The pretty village of Kinloch Rannoch lies on the eastern tip of Loch Rannoch. With Kinloch Rannoch at the eastern edge of the loch, Loch Rannoch stretches ten miles west to the Bridge of Gaur.
The name of Kinloch Rannoch comes from the Gaelic term of 'Ceann Loch' meaning 'end of the loch'. With this, Kinloch Rannoch benefits from beautiful loch-side views as well as the stunning countryside.
Kinloch Rannoch is a popular place to visit thanks to its picture-postcard views. The area is ideal for tourists as it hosts many activities which makes the most of the great outdoors in all types of Kinloch Rannoch weather.
In the heart of Perthshire, between significant settlements of Perth and Kinross, it is easily accessible. The village provides peace and tranquillity while benefiting from the large towns just a short drive away.
There is evidence of settlement in the area surrounding Kinloch Rannoch from as far back as 500AD when the missionary St. Blane arrived although the name remains a mystery, as the word “kinloch” means head of a loch, rather than the foot, where the village is located. For many hundreds of years, this tiny and remote hamlet was home to a few primitive people who lived a poverty-stricken existence, surviving mainly by thieving and, for a long time, there were no roads or bridges in the area.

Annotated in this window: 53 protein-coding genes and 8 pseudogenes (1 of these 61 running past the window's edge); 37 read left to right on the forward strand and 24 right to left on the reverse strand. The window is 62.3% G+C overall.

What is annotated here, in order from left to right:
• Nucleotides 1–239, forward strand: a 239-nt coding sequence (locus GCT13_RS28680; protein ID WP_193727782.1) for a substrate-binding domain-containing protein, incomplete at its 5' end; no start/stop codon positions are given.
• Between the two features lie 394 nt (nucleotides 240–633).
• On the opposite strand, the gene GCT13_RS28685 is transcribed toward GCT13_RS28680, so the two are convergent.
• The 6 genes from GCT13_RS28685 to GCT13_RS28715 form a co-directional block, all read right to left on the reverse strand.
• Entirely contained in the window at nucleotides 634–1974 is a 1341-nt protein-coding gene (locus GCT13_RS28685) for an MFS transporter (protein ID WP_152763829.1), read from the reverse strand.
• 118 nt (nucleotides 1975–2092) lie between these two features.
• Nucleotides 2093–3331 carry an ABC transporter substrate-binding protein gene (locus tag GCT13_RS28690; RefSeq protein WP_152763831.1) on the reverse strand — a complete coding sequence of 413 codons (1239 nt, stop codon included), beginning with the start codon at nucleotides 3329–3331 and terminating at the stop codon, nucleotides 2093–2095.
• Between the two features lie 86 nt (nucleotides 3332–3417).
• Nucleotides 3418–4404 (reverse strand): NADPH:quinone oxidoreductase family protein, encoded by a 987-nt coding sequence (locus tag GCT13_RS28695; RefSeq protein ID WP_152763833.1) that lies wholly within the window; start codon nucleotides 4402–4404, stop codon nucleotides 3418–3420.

It wasn’t until the end of the 1745 Jacobite Rebellion that James Small, a soldier in Lord Loudon’s Regiment, started to enlarge and settle the village with numbers of discharged soldiers and displaced crofters. Initially, the soldiers spent a large part of their time trying to apprehend bands of plundering Highlanders who stole cattle and hid quantities of arms in the hills. The soldiers met with little support from the locals, and the reputation of the “Rannoch thieves” spread far and wide.